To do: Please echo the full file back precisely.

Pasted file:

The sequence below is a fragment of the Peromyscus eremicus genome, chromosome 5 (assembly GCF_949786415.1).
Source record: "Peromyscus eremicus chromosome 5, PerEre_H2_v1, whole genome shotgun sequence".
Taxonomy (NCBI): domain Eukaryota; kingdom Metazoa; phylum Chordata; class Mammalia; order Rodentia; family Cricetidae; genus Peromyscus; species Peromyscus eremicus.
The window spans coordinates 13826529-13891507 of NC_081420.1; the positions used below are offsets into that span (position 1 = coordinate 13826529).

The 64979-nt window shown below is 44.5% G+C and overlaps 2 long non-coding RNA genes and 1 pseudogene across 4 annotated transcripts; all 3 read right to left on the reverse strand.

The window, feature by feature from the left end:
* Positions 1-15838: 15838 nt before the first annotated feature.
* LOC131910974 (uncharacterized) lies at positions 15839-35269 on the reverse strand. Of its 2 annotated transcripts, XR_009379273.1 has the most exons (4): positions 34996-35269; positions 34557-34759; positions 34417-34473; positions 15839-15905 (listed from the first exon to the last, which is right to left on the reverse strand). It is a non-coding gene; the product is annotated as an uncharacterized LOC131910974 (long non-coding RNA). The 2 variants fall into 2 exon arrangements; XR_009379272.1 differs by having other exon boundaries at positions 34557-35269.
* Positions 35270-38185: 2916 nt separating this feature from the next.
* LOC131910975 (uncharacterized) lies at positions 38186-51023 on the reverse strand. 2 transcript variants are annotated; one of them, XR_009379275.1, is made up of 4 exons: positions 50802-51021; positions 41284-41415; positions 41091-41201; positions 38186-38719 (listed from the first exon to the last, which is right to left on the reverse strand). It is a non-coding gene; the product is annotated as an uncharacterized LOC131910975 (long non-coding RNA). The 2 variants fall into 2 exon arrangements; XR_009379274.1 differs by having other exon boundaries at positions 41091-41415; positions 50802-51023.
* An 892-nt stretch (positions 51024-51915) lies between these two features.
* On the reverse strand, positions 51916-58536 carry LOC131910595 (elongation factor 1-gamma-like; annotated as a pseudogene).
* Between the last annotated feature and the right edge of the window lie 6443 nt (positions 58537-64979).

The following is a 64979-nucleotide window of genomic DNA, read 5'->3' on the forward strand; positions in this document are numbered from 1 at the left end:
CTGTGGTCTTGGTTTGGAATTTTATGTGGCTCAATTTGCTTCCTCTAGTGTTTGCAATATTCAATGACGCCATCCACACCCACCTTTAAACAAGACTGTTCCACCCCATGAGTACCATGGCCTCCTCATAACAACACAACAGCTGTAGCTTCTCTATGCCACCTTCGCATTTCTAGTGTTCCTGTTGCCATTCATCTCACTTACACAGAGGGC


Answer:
The sequence below is a fragment of the Peromyscus eremicus genome, chromosome 5 (assembly GCF_949786415.1).
Source record: "Peromyscus eremicus chromosome 5, PerEre_H2_v1, whole genome shotgun sequence".
Taxonomy (NCBI): domain Eukaryota; kingdom Metazoa; phylum Chordata; class Mammalia; order Rodentia; family Cricetidae; genus Peromyscus; species Peromyscus eremicus.
The window spans coordinates 13826529-13891507 of NC_081420.1; the positions used below are offsets into that span (position 1 = coordinate 13826529).

The 64979-nt window shown below is 44.5% G+C and overlaps 2 long non-coding RNA genes and 1 pseudogene across 4 annotated transcripts; all 3 read right to left on the reverse strand.

The window, feature by feature from the left end:
* Positions 1-15838: 15838 nt before the first annotated feature.
* LOC131910974 (uncharacterized) lies at positions 15839-35269 on the reverse strand. Of its 2 annotated transcripts, XR_009379273.1 has the most exons (4): positions 34996-35269; positions 34557-34759; positions 34417-34473; positions 15839-15905 (listed from the first exon to the last, which is right to left on the reverse strand). It is a non-coding gene; the product is annotated as an uncharacterized LOC131910974 (long non-coding RNA). The 2 variants fall into 2 exon arrangements; XR_009379272.1 differs by having other exon boundaries at positions 34557-35269.
* Positions 35270-38185: 2916 nt separating this feature from the next.
* LOC131910975 (uncharacterized) lies at positions 38186-51023 on the reverse strand. 2 transcript variants are annotated; one of them, XR_009379275.1, is made up of 4 exons: positions 50802-51021; positions 41284-41415; positions 41091-41201; positions 38186-38719 (listed from the first exon to the last, which is right to left on the reverse strand). It is a non-coding gene; the product is annotated as an uncharacterized LOC131910975 (long non-coding RNA). The 2 variants fall into 2 exon arrangements; XR_009379274.1 differs by having other exon boundaries at positions 41091-41415; positions 50802-51023.
* An 892-nt stretch (positions 51024-51915) lies between these two features.
* On the reverse strand, positions 51916-58536 carry LOC131910595 (elongation factor 1-gamma-like; annotated as a pseudogene).
* Between the last annotated feature and the right edge of the window lie 6443 nt (positions 58537-64979).

The following is a 64979-nucleotide window of genomic DNA, read 5'->3' on the forward strand; positions in this document are numbered from 1 at the left end:
CTGTGGTCTTGGTTTGGAATTTTATGTGGCTCAATTTGCTTCCTCTAGTGTTTGCAATATTCAATGACGCCATCCACACCCACCTTTAAACAAGACTGTTCCACCCCATGAGTACCATGGCCTCCTCATAACAACACAACAGCTGTAGCTTCTCTATGCCACCTTCGCATTTCTAGTGTTCCTGTTGCCATTCATCTCACTTACACAGAGGGC